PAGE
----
We are associated with the ‘cause and effect’ principle. If we relate that principle to marketing and branding; then the offers and packages a company is communicating is the cause while the impact they have on the lives of people is its effect. Every story has events that shape up future events resulting in a climax. If the previous line is rephrased it becomes; certain events cause certain culminating effects in a story. Some brands today are so busy advertising their offers, packages and discounts that they are losing their identity. If these brands were equally focused in communicating the impact their offerings have had on the lives of the people they serve, they would have surely had a far richer chronicle of stories, values and aspirations.

Mohammad Nurur Rahman, Creative Director of Grey Advertising Bangladesh shared some words of wisdom. He said, “A brand is like a life of a human being. Every life has its ups and downs. Every life leads thousands of regular days but it has defining moments like marriage and first child which shape up its remarkable moments. A person looks at these momentous occasions of life that shape him/her up into the person they are today. Similarly, every brand should communicate its offerings and promotions but it should also have such exceptional moments which it can look back to and smile.” These exceptional moments take place when a brand communicated the impact it has had on the lives of the people they serve and the people they employ. Effect and impact are a couple of over used words in this article but the sole purpose of this over usage is to remind today’s brands of communicating the impact it is having on the society and environment along with its offers and packages.

Balance is essential and we need it in almost everything. We need a balance of everything. We need an environmental balance of sea level and temperature. We need a balance in our lives which involves chasing our dreams and staying healthy. As Mr. Nurur Rahman said on the recent fall of creative quality of the nominated campaigns in this year’s Commward, “There needs to be a balance of creativity and effectiveness.” Brands should remain creative keeping the target and objectives in the back of their mind. A campaign completely out of the box but doesn’t reach the desired objective simply because the product cannot be associated with the story or the audience do not find it relevant will be as big a failure.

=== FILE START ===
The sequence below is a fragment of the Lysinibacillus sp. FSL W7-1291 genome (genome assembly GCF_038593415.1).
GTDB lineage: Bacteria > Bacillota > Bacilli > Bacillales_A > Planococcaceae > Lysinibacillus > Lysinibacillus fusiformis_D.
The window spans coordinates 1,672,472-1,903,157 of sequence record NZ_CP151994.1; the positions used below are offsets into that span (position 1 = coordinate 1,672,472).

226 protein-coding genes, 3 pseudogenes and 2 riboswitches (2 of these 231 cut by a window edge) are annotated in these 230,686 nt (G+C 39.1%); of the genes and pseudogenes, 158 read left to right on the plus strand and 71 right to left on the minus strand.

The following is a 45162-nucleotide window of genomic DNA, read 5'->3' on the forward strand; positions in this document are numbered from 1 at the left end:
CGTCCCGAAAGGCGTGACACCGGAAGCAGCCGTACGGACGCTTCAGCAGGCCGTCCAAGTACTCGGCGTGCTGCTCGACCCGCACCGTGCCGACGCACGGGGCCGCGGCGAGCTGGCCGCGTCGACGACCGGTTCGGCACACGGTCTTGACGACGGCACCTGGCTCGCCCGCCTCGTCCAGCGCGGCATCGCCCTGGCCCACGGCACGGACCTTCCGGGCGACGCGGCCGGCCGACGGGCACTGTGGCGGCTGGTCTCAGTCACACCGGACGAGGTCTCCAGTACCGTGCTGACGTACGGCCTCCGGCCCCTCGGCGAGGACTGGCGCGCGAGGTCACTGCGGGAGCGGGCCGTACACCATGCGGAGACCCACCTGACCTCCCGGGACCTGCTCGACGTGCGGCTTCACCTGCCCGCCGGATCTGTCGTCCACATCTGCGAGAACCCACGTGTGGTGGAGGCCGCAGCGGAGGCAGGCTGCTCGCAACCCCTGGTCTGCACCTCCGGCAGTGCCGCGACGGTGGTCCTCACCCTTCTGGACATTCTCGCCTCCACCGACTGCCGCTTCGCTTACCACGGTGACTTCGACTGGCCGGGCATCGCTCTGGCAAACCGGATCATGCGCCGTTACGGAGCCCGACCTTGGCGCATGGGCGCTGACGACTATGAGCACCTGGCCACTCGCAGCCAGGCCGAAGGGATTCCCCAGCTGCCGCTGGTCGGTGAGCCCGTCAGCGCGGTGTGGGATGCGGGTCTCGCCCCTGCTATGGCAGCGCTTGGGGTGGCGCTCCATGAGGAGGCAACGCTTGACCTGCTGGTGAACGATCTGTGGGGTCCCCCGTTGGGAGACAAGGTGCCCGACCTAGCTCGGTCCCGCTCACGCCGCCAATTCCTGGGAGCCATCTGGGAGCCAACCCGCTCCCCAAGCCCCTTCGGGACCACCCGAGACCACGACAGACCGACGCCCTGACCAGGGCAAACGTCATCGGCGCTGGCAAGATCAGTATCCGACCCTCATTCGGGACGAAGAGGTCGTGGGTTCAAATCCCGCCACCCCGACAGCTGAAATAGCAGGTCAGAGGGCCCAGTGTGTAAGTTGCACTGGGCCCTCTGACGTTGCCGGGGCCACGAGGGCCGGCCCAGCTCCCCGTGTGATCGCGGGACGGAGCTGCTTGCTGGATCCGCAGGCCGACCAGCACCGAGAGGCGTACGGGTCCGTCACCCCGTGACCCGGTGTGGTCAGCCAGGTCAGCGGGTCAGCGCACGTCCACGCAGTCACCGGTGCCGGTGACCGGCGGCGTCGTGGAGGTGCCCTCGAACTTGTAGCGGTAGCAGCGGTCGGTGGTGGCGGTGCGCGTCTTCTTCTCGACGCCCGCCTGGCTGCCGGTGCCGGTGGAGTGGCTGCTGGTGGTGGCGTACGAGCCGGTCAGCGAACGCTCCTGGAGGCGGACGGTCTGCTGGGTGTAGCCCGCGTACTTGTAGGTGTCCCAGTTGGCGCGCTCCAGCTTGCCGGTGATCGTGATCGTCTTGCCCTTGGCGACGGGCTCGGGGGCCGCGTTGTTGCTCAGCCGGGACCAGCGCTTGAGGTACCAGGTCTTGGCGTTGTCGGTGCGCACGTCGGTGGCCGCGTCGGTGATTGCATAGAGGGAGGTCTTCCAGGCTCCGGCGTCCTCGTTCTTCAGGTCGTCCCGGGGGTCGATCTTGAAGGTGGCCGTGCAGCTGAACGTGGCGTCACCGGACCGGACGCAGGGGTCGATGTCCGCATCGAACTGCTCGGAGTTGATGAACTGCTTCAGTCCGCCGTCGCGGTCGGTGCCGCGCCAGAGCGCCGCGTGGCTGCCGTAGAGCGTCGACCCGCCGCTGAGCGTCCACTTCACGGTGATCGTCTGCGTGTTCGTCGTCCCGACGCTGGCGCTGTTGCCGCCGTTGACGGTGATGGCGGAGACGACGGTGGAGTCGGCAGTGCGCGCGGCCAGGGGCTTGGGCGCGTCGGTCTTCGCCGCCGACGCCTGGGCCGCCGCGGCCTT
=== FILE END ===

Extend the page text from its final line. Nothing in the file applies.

Sighting the example of a Grameenphone TVC- ‘21st February, Sierra Leone’. The campaign touched the hearts of the patriotic person inside of every Bangladeshi. The commercial was then related to Grameenphone by just one line at the end stating the heights our mother tongue has reached since the liberation war.

Mr. Nurur Rahman also said, “Brand is like a human, brand is like a religion, brand should have faith.” Every brand is beyond a product. Every brand should stand for something. When the people believe what the brand believes, when the brand communicates why the brand exists and the people believe what it stands for; only then love, (a.k.a brand loyalty) for a brand is created.

Mr. Nurur Rahman reflected upon this year’s Commward explaining how advertising today lacks diversification. Advertising was innately designed to solve problems from a myth level to the tip of iceberg. He believes that more often than not we are not taking advertising seriously. Many a time companies come up with half-baked solution which leads to failed campaigns and communications. He said, “Corporates and advertisers should collaborate and work together. Trust and faith is vital for success in this industry.”

Mr. Nurur Rahman invited people to work on feelings and emotions people care about. He believes that rural activation has been largely mainstream and it lacks any significant innovation. Radio has been going through a steady decline because of better substitutes and a lack of quality content. Bhoot FM was the last talked about program in Radio stations. Captivating radio shows did not follow. Key factors like pronunciation also played a role in decline. Nowadays, pronunciation in radio stations sound more like English and less Bangla.

In terms of television content like short films and dramas stories need to be approved first before the shooting. But lately the case been quite the opposite. Mr. Nurur Rahman remorse saying, “The dramatic drop in content only reflects that the people working behind the scenes may not love their work. Quality should not be compromised at any cost.” He believes that local arts and culture should be involved more while communicating. Communication needs to be trendy and in par with recent events and developments.

Mr. Nurur Rahman also invited the veterans in the industry to acknowledge and encourage the young advertisers in the industry. Approving or disapproving ideas won’t cut it. For the development of the fresh minds in the industry, validation of ideas explaining why they are wrong and why they are right is very important.